ABU DHABI // For Hamad Badr, 17, and his friends, the deafening roar of revving engines and backfiring exhausts on a lot by their school is normal.
"This is the sporting activity," said the Grade 12 student at the Abu Dhabi School for Secondary Education. "There are no fields, there's just a playground, and the ground is cement. It's better for you not to play." Abdullah Hussein, 16, agreed. "The ground is like the street. There are a lot of injuries. It would be better if they make it grass." Ali al Hosani, 20, a Grade 11 student, said the school's bathrooms were a concern. "They need to fix the bathrooms. The doors don't close. The taps are always open. There is no soap."
Their comments amply illustrate the lack of facilities at public schools. It is a common complaint across the country, and one that the Abu Dhabi Education Council (Adec) hopes to address through its initiative to build new schools. Mohammed al Hammadi, the principal at Al Bayraq, a boys' public school built in 1972, said schools constructed in the 1960s and 1970s were now inappropriate. "The old schools were built at a certain time with certain conditions. They cannot help in the education process without improvements."
While attempts had been made to improve them, he said many simply did not have the space to open custom-built sport halls, science laboratories or libraries with IT facilities. Mr al Hammadi, who is also on Adec's committee that oversees the design of the new schools, added that older institutions were not built with modern teaching techniques in mind. "The old buildings can't take in new ideas, like collective or co-operative learning," he said. Such teaching methods centre on group learning rather than individual pupils being taught in isolation.
"These schools were not built according to these ideas," he said. In order to provide IT suites for his school, which also lacks any sports facilities, Mr al Hammadi ordered three of his classrooms to be refurbished as two labs. "There are solutions, but they're not fundamental. They're temporary," he said. The permanent solution was the replacement of the old schools with new ones, he said. "No matter what you do with the old schools, they will stay old."
Insufficient classroom space was the main issue facing Al Kadisia, a public school for girls in Abu Dhabi, according to a school official who asked not to be named. "The maximum is 30 students per class. If we have more than that we don't admit them into the school," she said Mouza Ali, the principal of Umm Ghafa School in Al Ain, agreed and added that it was a widespread problem. "We suffer from a lack of classrooms. There are areas in Al Ain where there is a large number of students but there aren't enough schools.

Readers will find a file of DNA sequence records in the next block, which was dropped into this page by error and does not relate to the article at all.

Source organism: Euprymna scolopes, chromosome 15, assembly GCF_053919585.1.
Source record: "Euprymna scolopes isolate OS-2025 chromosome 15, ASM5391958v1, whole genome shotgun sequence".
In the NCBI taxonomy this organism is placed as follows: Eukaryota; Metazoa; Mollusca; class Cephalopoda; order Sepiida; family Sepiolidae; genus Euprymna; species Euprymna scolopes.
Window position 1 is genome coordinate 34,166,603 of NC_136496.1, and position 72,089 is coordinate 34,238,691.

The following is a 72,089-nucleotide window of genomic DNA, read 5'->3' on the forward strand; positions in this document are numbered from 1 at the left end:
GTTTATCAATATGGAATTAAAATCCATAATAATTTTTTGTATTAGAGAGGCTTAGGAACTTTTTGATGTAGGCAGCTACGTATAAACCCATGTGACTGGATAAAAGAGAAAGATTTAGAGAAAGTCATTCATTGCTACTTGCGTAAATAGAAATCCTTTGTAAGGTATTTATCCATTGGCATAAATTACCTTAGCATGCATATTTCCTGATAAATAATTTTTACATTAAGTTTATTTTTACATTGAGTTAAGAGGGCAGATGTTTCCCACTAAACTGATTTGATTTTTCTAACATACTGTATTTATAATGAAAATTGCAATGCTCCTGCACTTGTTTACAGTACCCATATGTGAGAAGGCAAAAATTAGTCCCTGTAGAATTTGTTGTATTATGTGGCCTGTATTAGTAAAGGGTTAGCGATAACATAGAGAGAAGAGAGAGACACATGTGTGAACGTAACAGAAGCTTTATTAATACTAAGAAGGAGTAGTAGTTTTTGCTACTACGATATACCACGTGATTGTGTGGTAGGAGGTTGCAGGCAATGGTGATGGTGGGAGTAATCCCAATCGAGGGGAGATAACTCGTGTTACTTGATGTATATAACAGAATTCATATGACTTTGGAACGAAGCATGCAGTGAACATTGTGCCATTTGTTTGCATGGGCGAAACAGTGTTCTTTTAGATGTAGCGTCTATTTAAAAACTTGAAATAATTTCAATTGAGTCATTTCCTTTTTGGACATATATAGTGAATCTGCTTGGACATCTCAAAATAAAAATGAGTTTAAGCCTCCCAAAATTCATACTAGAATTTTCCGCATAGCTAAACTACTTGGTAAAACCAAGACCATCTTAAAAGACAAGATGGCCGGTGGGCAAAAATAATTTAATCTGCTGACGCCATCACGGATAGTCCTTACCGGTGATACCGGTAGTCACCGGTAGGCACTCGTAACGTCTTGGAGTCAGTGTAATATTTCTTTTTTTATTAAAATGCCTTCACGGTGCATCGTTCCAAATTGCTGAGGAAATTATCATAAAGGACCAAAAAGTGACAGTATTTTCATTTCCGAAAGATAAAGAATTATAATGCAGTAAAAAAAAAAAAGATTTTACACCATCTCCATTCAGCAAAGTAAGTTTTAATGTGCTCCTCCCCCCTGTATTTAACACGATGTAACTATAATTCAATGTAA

"We must look towards the future in terms of school building. There must be enough buildings with enough facilities that provide sport activities, music activities, theatres." However, she said the plans for new schools and facilities were to be welcomed. "In terms of building design and so on, the council is going in a great direction. They're almost magical. We were hoping for this years ago." Sultan al Mutawa, the principal of Zayed the Second School, said his establishment was an example of how modern buildings were better adapted to educational needs.
"Our building is new and it is suitable for the students. We also have outdoor fields which are excellent," he said. The library, he said, was one of the few problem areas. "It needs some minor things that we'll hopefully add. It needs some new reference books and magazines. We have a plan to improve the library this year." David Toghill is the integrated learning co-ordinator at the Al Safa Secondary School in Dubai. His school, built in the late 1980s, falls somewhere between the best and worst.
He said while it did not have an indoor sport hall, students were able to use a public hall next door for physical education. However, he added, the school did have a small library and computer labs, and the science labs were "quite well resourced". email@example.com * With additional reporting by Kathryn Lewis